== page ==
Although at the beginning of the year, when you’re meeting all your new chickadees who will be with you for the next 9+ months, this isn’t such a bad analogy.

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Teaching is like a complicated dance performed simultaneously with 20 partners.  Two steps forward, one step back…except for Sienna (who stayed two steps forward), Jack (who only took 1/2 step back), Ava (who fell back two full steps), and Jayden (who is two steps above grade level).  Include the fact that you have a student with individual modifications and a test on ballroom dancing at the end of the year and now you’re cooking with gas!

Teaching is like conducting a 100 piece orchestra, often armed only with a straw and an intense desire to reach all of your musicians.

Teaching is like potty training a toddler.  It requires the patience of Job.  You will say certain things an ungodly number of times in a week: you need a pencil, take out your assignment, time to line up, number your paper, write down your homework, get your lunch box, do what you’re supposed to do during this time.  It doesn’t matter if it’s September or April, there will be some kids who are right on top of it and some who will require five prompts before getting on board.

Teaching is like being head gardener for twenty young seedlings.  You commit to providing sunshine (regardless of the issues in your own life) and water (regardless of the resources supplied to you), knowing that their growth and development depend on you.

Teaching is like being a compass.  You can point them in the right direction and provide guidance if they get lost, but if the students don’t have the basic fundamentals (adequate sleep and nourishment plus a love of learning at home) to build on then you’re simply a watch with a spinning hand.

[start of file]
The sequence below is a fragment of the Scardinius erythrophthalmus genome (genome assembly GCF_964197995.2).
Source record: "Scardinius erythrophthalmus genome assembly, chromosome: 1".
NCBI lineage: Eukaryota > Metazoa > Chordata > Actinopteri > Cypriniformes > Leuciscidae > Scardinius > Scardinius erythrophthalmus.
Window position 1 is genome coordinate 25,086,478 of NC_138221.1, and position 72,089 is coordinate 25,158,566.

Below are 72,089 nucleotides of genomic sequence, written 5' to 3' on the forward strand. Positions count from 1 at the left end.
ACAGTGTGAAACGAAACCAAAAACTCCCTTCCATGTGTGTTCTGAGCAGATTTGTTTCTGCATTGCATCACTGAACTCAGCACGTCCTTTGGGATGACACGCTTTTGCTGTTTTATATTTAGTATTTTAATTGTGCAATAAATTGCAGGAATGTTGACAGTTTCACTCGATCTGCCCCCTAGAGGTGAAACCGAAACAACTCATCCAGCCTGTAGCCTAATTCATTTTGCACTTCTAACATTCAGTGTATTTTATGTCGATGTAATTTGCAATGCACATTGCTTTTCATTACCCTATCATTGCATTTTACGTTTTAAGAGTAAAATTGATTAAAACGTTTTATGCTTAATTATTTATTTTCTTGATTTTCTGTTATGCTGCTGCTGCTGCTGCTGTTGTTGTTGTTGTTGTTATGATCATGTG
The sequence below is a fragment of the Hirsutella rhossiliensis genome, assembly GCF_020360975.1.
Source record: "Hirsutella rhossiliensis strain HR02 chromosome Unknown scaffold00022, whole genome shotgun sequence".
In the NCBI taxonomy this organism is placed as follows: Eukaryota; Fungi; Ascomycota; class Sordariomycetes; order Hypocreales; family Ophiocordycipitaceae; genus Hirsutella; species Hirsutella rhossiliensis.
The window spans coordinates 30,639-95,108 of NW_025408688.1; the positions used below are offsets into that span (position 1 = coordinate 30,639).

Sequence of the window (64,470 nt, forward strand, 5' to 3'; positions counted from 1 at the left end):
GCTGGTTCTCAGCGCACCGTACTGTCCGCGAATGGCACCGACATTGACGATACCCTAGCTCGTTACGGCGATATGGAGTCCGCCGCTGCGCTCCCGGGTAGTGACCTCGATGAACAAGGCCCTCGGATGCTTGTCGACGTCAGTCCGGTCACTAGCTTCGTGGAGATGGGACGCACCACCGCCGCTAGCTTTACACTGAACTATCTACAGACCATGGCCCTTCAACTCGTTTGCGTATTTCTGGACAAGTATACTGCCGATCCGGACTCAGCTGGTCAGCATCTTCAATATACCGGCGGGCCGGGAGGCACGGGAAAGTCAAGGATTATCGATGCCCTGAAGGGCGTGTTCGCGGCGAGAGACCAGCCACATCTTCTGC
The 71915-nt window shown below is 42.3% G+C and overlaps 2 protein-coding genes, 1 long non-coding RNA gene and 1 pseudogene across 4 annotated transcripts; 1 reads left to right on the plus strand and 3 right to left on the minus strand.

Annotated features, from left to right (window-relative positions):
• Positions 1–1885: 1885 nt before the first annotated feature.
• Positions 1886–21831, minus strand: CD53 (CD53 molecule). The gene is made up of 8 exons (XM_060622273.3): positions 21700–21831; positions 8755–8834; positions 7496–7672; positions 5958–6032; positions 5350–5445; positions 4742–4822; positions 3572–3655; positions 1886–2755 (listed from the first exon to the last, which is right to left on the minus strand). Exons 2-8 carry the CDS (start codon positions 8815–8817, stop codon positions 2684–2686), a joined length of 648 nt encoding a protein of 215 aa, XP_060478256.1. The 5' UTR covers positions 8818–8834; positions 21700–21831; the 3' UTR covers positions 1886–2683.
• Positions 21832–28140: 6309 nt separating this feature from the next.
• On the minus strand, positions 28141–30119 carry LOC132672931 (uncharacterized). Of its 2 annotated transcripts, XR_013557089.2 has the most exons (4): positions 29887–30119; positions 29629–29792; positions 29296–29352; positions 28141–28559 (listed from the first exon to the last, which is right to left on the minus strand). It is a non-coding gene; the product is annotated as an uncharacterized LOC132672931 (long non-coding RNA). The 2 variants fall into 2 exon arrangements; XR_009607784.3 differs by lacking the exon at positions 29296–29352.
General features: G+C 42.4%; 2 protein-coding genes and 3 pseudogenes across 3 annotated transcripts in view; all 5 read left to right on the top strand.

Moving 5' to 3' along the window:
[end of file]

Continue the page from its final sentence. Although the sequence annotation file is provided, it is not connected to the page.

Teaching is like photography.  There are a bunch of factors that can affect the outcome of your photograph — the type of lighting thrown on a subject, whether you add a flash, how long you let the light linger, the amount of time you spend setting up the scene, choosing when to use a different lens or change focus.  A single subject can result in a ton of different snapshots.

Teaching is like being an air traffic controller.  You’re moving at warp speed, making decisions in a split second, with no down time.  And dropping the ball can have serious repercussions.

Teaching is like sculpting art.  You cannot create from thin air; the basic materials arrive in your room at the beginning of the year, and it’s up to you to uncover the talents within each student.

And, sadly:

Teaching is like facing a scary diagnosis.  You’ll be scanned, x-rayed, and scrutinized on your class performance to no end.  And then the powers-that-be will pronounce whether you live to teach another year.